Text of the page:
If the label option is specified, buttonLabel is used as the label of the default button in the Open panel. If not specified, the button’s label will be “Open”.

If allow multiple is specified, then the user will be able to select several files at once. This option is an alternative to the answer multiple files syntax.

answer folder, answer directory

What it Does

Displays an Open Panel so the user may select an existing folder, and returns the full path name of that folder in the variable it.

When to Use It

Use the answer folder command any time you want the user to supply the name of a folder.

The full path name of the folder selected by the user will be returned in the variable it. If multiple folders were selected, a list is returned with each folder name in a separate item of it. If no folder is selected (that is, the user clicks the “Cancel” button), it will be empty following the answer folder command, and the result function will return “Cancel”.

Examples

answer folder "Select the working Directory:"

answer multiple folders "Choose source paths" \

in folder "~/Documents"

Tech Talk

Syntax:answer {multiple | single} [folder | directory] {Options}

Options: {prompt} promptExpr
[title | titled] titleExpr
with defaultPath
in [folder | directory] defaultFolder
allow multiple
{with} {button} label buttonLabel

The answer folder command is almost the same as the answer file command, except that the user will be presented with an Open panel which allows folders to be selected, rather than files.

A number of additional options may be specified as part of this command. None of these options is required, and they may be specified in any order, although no option may be specified more than once. See the option descriptions under the answer file command above. File type extensions may not be specified with this command.

The value returned will end with a slash, unless the folderNamesEndWithSlash global property is set to false. The slash at the end makes it easy to create a full path name by simply appending a file name.

ask file, ask folder, ask directory

What it Does

Displays a Save Panel so the user may specify the name of a file or folder to create, and returns the full path name of the file in the variable it.

When to Use It

Use the ask file or ask folder command when you want the user to specify the name and location of a file or folder that will be created or overwritten by your script.

The full path name of the file name specified by the user will be returned in the variable it. If no file is selected (that is, the user clicks the “Cancel” button), the variable it will be empty following the ask file command, and the result function will return “Cancel”.

Note that, as with all standard Save panels, if the user selects an existing file, an alert panel will be displayed, asking whether the file should be replaced. If the user clicks the “Replace” button in this panel, the selected file name will be returned in the variable it. The existing file will not be removed or changed in any way, however. It is up to your script to remove the existing file, if possible, before creating a new one with the same name. You can check whether a file exists by using the there is a file operator, as in if there is a file fileName then ....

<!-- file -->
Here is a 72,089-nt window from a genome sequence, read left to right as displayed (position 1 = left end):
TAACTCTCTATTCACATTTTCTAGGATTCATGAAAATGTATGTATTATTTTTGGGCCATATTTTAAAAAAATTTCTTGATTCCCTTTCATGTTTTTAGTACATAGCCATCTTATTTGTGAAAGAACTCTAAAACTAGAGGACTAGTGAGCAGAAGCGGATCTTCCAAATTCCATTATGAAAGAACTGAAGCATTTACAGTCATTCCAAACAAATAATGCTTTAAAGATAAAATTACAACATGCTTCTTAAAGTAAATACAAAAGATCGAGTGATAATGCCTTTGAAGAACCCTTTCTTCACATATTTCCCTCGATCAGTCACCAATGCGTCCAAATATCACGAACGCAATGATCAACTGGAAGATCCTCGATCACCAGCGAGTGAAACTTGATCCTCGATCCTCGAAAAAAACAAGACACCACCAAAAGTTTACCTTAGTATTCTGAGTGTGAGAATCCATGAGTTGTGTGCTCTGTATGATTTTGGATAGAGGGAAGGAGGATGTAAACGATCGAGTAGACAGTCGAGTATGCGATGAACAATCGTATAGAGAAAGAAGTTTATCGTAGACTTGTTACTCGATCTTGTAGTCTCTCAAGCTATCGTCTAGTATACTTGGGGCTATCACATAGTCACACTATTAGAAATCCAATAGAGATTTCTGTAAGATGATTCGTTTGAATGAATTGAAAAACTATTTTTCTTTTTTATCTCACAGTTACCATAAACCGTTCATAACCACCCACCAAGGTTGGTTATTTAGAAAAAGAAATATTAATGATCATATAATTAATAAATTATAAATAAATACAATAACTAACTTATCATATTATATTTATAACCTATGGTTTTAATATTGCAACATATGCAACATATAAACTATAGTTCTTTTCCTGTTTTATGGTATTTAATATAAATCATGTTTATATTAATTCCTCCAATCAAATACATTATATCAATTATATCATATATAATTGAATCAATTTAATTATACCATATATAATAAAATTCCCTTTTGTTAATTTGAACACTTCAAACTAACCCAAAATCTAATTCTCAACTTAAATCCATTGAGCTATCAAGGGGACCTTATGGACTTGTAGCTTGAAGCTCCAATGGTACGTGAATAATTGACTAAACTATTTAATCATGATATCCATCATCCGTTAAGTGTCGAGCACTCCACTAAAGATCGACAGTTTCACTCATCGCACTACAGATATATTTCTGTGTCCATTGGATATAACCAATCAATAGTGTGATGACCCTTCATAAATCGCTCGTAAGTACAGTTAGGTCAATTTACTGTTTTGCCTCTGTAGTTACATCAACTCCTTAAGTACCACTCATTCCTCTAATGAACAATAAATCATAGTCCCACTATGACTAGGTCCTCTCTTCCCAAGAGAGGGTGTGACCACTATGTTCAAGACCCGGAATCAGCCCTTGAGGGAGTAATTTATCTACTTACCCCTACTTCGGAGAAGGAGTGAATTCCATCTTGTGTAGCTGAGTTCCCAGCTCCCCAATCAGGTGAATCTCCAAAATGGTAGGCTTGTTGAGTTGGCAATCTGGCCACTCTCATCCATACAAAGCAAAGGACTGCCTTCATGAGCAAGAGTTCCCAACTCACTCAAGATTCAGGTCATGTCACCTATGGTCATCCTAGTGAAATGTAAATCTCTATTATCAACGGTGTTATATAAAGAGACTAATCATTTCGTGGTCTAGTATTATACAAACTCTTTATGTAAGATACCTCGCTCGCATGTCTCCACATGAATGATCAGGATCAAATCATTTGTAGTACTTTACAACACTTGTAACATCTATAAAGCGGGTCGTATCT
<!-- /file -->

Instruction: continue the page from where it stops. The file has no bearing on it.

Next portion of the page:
Examples

ask file "Enter output file name:

ask file "Temporary file to create:" with "temp1"

ask file "Log Changes" of type ".mylog" in folder "logs"

ask folder "Enter new folder name:" in folder homeFolder

Tech Talk

Syntax:ask [file | folder | directory] {Options}

Options: {prompt} promptExpr

[title | titled] titleExpr

of type requiredExtension

with defaultFile

in [folder | directory] defaultFolder

allow multiple

{with} {button} label buttonLabel

The simplest form of the ask file command is merely ask file. A number of additional options may be specified as part of this command. None of these options is required, and they may be specified in any order, although no option may be specified more than once.

If the prompt or title options are specified, the expression given will be used as the title to be displayed at the top of the Save panel. If not given, the word “Save” will be used. If both are specified, only the promptExpr will be used.

If the of type requiredExtension option is used, the Save panel will use the specified file extension as the type of file to be saved, and will ensure that the file name returned has that extension (a file extension is the part of the file name following the last period in the name). File extensions may be specified with or without the period (e.g., “eps” and “.eps” are both acceptable).

If withdefaultFile is specified, the Save panel will come up with that name already entered in its file name field. If the value includes a folder as well as a file name, that will be the initial folder shown in the Save panel.

The in folder option specifies the initial folder whose contents will be shown in the Save panel.

If the label option is specified, buttonLabel is used as the label of the default button in the Save panel. If not specified, the button’s label will be “Save”.

In the case of the ask folder command, the value returned will end with a slash, unless the folderNamesEndWithSlash global property is set to false. The slash at the end makes it easy to create a full path name by simply appending a file name.

 

This topic was last updated on November 20, 2019, at 03:32:06 PM.